Eventually, the world will be Christianized; the Lord promises it. Yet, even when the whole world has heard and nominally accepted the gospel, the Great Commission will not be finished. Our Commission mandates that we make disciples (not converts) of every people-group, and therefore, our task is far from finished even in the west. If I had give the central text which caused me to rethink my eschatology and adopt the minority, postmillennial perspective of Baptist giants like George Truett, B.H. Carroll, and Augustus Strong, along with giants of the First Great Awakening like Jonathan Edwards, it would be the Great Commission, Matthew 28:18-20. I have a high view of the Gospel’s power to change the world. Regardless of your eschatological view, though, the Great Commission is your marching order if you are a believer in Christ.

Many in the church in Thessalonica had become “end times busybodies,” hyper-eschatologists, devoting all their time and studies to looking for Christ’s return (2 Thessalonians 3:11-15). We must not leave the world for our own private church bubbles, filling our days trying to decipher what the Bible says about the Lord’s return in books, at conferences, or on YouTube. The wise Solomon says at the close of Ecclesiastes, “the writing of many books is endless, and excessive devotion to books is wearying to the body” (Ecclesiastes 12:12). We do not “wait” for Christ to come back for us through extensive study of eschatology, but by applying the Bible to our lives, keeping ourselves busy as salt and light in the world and making disciples of all people-groups (Matt. 25:24-30).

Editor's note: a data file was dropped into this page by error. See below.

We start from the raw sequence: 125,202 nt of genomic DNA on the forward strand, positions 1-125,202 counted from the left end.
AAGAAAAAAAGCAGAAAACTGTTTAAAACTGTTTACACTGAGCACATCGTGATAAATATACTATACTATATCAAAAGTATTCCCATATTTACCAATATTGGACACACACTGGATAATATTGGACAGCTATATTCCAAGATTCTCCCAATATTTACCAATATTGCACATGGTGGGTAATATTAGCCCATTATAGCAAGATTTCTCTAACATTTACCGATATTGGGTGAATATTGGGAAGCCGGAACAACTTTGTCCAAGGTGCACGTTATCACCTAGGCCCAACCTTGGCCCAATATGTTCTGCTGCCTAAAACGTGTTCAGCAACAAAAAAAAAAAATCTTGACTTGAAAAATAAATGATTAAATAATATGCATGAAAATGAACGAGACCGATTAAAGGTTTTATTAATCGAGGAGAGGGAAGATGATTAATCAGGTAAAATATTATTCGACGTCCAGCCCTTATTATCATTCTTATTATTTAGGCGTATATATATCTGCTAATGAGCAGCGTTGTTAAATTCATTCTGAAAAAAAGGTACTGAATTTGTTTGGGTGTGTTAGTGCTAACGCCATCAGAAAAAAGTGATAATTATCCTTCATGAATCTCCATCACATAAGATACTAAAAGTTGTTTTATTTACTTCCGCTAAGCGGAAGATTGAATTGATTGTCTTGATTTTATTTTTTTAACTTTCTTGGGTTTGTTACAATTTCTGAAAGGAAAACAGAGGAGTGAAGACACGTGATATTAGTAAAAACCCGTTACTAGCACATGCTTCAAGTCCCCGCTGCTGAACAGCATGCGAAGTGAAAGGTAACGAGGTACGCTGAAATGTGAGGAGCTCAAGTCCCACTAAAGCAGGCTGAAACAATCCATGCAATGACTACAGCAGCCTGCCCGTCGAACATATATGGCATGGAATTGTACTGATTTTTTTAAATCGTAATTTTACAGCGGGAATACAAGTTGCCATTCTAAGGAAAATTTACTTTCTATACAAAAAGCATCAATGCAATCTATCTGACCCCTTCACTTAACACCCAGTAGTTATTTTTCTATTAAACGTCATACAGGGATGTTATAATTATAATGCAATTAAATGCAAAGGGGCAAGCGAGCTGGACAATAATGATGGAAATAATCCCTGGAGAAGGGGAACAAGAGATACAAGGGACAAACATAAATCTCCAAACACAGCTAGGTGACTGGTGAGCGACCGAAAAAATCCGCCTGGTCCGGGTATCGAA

Below is the wonderful hymn by Keith and Krysten Getty, Facing a Task Unfinished, and I encourage you to listen to the words and renew “the solemn pledge” you owe your Master, “to go and make him known.” I particularly like the last verse which says that the Father sustains us “to toil with zeal untired,” the Spirit inspires us “to toil with zeal untired,” and Christ’s love constrains us “to toil with zeal untired.” The hymn then closes with a prayer, “From cowardice defend us, from lethargy awake! Forth on Thine errands send us to labor for Thy sake.”